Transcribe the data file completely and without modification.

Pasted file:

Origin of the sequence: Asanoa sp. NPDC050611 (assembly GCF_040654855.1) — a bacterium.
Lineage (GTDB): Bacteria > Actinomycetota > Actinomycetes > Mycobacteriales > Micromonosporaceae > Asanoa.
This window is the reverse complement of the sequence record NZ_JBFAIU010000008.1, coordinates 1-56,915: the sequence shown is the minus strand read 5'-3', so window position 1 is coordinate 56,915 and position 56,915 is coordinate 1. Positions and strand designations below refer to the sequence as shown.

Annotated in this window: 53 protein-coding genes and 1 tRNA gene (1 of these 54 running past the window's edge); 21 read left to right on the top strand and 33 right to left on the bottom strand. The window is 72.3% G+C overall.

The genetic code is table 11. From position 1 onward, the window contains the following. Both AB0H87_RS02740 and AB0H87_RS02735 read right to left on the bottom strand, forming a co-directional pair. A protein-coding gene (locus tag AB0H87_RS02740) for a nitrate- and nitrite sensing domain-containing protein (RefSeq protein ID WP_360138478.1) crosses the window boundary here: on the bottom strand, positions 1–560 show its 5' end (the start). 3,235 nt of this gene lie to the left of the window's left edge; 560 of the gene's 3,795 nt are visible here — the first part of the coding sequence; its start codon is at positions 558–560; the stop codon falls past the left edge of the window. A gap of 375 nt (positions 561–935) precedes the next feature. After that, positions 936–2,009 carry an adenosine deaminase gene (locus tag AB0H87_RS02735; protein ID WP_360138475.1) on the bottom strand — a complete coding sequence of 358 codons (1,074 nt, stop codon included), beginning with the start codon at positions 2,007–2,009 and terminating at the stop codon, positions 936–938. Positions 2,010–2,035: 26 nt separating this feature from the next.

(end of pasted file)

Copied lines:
Origin of the sequence: Asanoa sp. NPDC050611 (assembly GCF_040654855.1) — a bacterium.
Lineage (GTDB): Bacteria > Actinomycetota > Actinomycetes > Mycobacteriales > Micromonosporaceae > Asanoa.
This window is the reverse complement of the sequence record NZ_JBFAIU010000008.1, coordinates 1-56,915: the sequence shown is the minus strand read 5'-3', so window position 1 is coordinate 56,915 and position 56,915 is coordinate 1. Positions and strand designations below refer to the sequence as shown.

Annotated in this window: 53 protein-coding genes and 1 tRNA gene (1 of these 54 running past the window's edge); 21 read left to right on the top strand and 33 right to left on the bottom strand. The window is 72.3% G+C overall.

The genetic code is table 11. From position 1 onward, the window contains the following. Both AB0H87_RS02740 and AB0H87_RS02735 read right to left on the bottom strand, forming a co-directional pair. A protein-coding gene (locus tag AB0H87_RS02740) for a nitrate- and nitrite sensing domain-containing protein (RefSeq protein ID WP_360138478.1) crosses the window boundary here: on the bottom strand, positions 1–560 show its 5' end (the start). 3,235 nt of this gene lie to the left of the window's left edge; 560 of the gene's 3,795 nt are visible here — the first part of the coding sequence; its start codon is at positions 558–560; the stop codon falls past the left edge of the window. A gap of 375 nt (positions 561–935) precedes the next feature. After that, positions 936–2,009 carry an adenosine deaminase gene (locus tag AB0H87_RS02735; protein ID WP_360138475.1) on the bottom strand — a complete coding sequence of 358 codons (1,074 nt, stop codon included), beginning with the start codon at positions 2,007–2,009 and terminating at the stop codon, positions 936–938. Positions 2,010–2,035: 26 nt separating this feature from the next.